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The Fixed-term Employees (Prevention of Less Favourable Treatment) Regulations 2002

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Explanatory Note

(This note is not part of the Regulations)

These Regulations come into force on 1st October 2002. Part of their effect is to implement Directive 99/70/EC(1) (normally referred to as the Fixed-term Work Directive) in Great Britain.

The Regulations give fixed-term employees the right in principle not to be treated less favourably than permanent employees of the same employer doing similar work. The right, which is exercisable by complaint to an employment tribunal, applies where the less favourable treatment is on the ground that the employee is fixed-term and is not justified on objective grounds.

The Regulations make provision about what constitutes objective justification.

The Regulations also provide that where a fixed-term employee who has been continuously employed on fixed-term contracts for four years or more is re-engaged on a fixed-term contract without his continuity being broken, the new contract has effect under the law as a permanent contract unless the renewal on a fixed-term basis was objectively justified.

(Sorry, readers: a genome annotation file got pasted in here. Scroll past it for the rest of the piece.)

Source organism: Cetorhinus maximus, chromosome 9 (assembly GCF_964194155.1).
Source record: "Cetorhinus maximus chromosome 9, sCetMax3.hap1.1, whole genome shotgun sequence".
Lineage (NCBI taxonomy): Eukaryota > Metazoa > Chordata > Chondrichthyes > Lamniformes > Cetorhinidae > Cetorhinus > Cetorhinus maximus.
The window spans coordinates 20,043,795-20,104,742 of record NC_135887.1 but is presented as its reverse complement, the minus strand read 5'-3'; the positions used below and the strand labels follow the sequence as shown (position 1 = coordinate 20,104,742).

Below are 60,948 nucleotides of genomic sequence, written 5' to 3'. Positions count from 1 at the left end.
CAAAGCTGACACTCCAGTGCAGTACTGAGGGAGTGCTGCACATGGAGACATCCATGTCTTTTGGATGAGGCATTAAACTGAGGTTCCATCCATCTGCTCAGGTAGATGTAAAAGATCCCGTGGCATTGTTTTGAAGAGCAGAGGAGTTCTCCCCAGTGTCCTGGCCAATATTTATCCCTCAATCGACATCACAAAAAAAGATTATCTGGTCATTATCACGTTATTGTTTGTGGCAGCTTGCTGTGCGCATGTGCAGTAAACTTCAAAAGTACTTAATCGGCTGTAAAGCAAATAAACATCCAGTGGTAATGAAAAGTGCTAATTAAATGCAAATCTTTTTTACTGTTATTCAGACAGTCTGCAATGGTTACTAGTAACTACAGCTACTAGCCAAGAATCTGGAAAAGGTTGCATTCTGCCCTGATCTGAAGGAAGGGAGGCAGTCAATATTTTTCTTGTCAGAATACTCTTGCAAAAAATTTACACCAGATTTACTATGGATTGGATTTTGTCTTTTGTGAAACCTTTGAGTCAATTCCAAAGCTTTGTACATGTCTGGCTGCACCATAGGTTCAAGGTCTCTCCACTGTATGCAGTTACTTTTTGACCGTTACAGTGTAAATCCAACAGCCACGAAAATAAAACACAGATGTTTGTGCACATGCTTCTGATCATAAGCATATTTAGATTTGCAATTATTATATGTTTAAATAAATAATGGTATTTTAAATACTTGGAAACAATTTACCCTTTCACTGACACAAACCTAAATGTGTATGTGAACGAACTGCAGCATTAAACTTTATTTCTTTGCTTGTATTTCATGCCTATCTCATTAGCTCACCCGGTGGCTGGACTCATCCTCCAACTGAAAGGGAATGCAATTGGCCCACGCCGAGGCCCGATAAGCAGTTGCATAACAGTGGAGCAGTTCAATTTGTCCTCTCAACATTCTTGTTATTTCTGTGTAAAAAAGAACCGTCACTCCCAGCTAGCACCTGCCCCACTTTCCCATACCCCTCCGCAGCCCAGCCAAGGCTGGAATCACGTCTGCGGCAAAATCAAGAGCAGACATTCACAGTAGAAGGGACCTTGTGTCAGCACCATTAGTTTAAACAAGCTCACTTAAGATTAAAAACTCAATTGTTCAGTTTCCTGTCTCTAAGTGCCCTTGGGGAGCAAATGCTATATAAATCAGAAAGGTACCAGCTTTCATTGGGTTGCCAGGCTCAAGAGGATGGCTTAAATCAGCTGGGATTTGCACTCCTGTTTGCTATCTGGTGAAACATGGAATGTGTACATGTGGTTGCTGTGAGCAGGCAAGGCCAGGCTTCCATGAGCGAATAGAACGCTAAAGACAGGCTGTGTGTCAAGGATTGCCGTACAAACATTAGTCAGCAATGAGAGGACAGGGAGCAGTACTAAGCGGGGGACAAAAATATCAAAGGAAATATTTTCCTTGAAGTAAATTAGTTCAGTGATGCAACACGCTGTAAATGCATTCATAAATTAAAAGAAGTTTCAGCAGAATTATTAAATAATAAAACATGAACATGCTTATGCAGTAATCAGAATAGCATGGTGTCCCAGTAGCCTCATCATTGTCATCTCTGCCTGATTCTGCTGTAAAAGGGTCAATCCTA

The Regulations make a number of amendments to primary legislation to remove discrimination in statutory rights between fixed-term employees (or certain types of fixed-term employees) and permanent employees.

A Regulatory Impact Assessment of the costs and benefits that will result from these Regulations has been placed in the Libraries of both Houses of Parliament. It is available to the public from Employment Relations Directorate, Department of Trade and Industry, 1 Victoria Street, London SW1H 0ET and is also available on the DTI website at www.dti.gov.uk

A Transposition Note explaining how the Regulations gives effect to the Directive, has been placed in the libraries of both Houses of Parliament.

(1)

OJ No. L 175, 10.7.99 p 43.

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